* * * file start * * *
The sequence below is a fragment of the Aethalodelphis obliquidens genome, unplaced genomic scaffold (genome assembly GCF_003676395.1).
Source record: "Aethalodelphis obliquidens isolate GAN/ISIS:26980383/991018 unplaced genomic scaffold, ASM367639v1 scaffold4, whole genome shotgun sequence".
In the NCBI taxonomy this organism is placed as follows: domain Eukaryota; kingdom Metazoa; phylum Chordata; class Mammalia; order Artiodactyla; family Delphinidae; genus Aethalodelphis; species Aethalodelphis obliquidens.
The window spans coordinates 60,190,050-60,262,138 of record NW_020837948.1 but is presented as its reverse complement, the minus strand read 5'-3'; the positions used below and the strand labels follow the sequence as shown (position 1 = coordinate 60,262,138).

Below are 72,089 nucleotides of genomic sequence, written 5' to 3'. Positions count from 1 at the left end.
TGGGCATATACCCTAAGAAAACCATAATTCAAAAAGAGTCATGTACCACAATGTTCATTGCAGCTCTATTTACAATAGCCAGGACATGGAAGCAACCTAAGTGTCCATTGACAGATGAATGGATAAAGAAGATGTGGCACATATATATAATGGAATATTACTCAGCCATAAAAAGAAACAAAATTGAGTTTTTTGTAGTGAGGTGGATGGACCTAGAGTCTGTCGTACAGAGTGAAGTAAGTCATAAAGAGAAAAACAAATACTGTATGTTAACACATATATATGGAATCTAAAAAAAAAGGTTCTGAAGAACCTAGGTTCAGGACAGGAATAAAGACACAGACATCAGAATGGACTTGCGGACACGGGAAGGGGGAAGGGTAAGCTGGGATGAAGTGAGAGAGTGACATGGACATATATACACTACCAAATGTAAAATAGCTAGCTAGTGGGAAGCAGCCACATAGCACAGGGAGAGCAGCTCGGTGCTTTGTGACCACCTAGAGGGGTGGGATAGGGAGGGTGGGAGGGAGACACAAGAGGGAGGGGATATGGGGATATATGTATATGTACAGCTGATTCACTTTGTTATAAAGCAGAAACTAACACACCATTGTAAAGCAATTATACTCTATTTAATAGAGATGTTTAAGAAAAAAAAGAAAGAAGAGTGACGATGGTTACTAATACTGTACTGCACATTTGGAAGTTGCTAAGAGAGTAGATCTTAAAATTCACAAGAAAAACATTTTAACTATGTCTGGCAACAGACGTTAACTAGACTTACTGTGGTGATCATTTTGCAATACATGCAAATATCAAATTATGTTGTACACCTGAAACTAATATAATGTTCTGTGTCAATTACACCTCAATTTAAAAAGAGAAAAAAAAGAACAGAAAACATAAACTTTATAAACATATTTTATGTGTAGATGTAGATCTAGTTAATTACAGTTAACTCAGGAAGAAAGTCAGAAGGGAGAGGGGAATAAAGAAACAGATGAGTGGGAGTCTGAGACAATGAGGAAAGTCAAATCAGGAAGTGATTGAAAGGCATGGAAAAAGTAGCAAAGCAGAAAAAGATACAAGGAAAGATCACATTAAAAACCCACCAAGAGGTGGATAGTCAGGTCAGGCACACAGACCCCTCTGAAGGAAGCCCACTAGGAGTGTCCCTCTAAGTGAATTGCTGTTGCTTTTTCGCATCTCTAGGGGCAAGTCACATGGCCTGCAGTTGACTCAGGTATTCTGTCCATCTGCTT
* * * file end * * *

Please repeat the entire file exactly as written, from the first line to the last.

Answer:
The sequence below is a fragment of the Aethalodelphis obliquidens genome, unplaced genomic scaffold (genome assembly GCF_003676395.1).
Source record: "Aethalodelphis obliquidens isolate GAN/ISIS:26980383/991018 unplaced genomic scaffold, ASM367639v1 scaffold4, whole genome shotgun sequence".
In the NCBI taxonomy this organism is placed as follows: domain Eukaryota; kingdom Metazoa; phylum Chordata; class Mammalia; order Artiodactyla; family Delphinidae; genus Aethalodelphis; species Aethalodelphis obliquidens.
The window spans coordinates 60,190,050-60,262,138 of record NW_020837948.1 but is presented as its reverse complement, the minus strand read 5'-3'; the positions used below and the strand labels follow the sequence as shown (position 1 = coordinate 60,262,138).

Below are 72,089 nucleotides of genomic sequence, written 5' to 3'. Positions count from 1 at the left end.
TGGGCATATACCCTAAGAAAACCATAATTCAAAAAGAGTCATGTACCACAATGTTCATTGCAGCTCTATTTACAATAGCCAGGACATGGAAGCAACCTAAGTGTCCATTGACAGATGAATGGATAAAGAAGATGTGGCACATATATATAATGGAATATTACTCAGCCATAAAAAGAAACAAAATTGAGTTTTTTGTAGTGAGGTGGATGGACCTAGAGTCTGTCGTACAGAGTGAAGTAAGTCATAAAGAGAAAAACAAATACTGTATGTTAACACATATATATGGAATCTAAAAAAAAAGGTTCTGAAGAACCTAGGTTCAGGACAGGAATAAAGACACAGACATCAGAATGGACTTGCGGACACGGGAAGGGGGAAGGGTAAGCTGGGATGAAGTGAGAGAGTGACATGGACATATATACACTACCAAATGTAAAATAGCTAGCTAGTGGGAAGCAGCCACATAGCACAGGGAGAGCAGCTCGGTGCTTTGTGACCACCTAGAGGGGTGGGATAGGGAGGGTGGGAGGGAGACACAAGAGGGAGGGGATATGGGGATATATGTATATGTACAGCTGATTCACTTTGTTATAAAGCAGAAACTAACACACCATTGTAAAGCAATTATACTCTATTTAATAGAGATGTTTAAGAAAAAAAAGAAAGAAGAGTGACGATGGTTACTAATACTGTACTGCACATTTGGAAGTTGCTAAGAGAGTAGATCTTAAAATTCACAAGAAAAACATTTTAACTATGTCTGGCAACAGACGTTAACTAGACTTACTGTGGTGATCATTTTGCAATACATGCAAATATCAAATTATGTTGTACACCTGAAACTAATATAATGTTCTGTGTCAATTACACCTCAATTTAAAAAGAGAAAAAAAAGAACAGAAAACATAAACTTTATAAACATATTTTATGTGTAGATGTAGATCTAGTTAATTACAGTTAACTCAGGAAGAAAGTCAGAAGGGAGAGGGGAATAAAGAAACAGATGAGTGGGAGTCTGAGACAATGAGGAAAGTCAAATCAGGAAGTGATTGAAAGGCATGGAAAAAGTAGCAAAGCAGAAAAAGATACAAGGAAAGATCACATTAAAAACCCACCAAGAGGTGGATAGTCAGGTCAGGCACACAGACCCCTCTGAAGGAAGCCCACTAGGAGTGTCCCTCTAAGTGAATTGCTGTTGCTTTTTCGCATCTCTAGGGGCAAGTCACATGGCCTGCAGTTGACTCAGGTATTCTGTCCATCTGCTT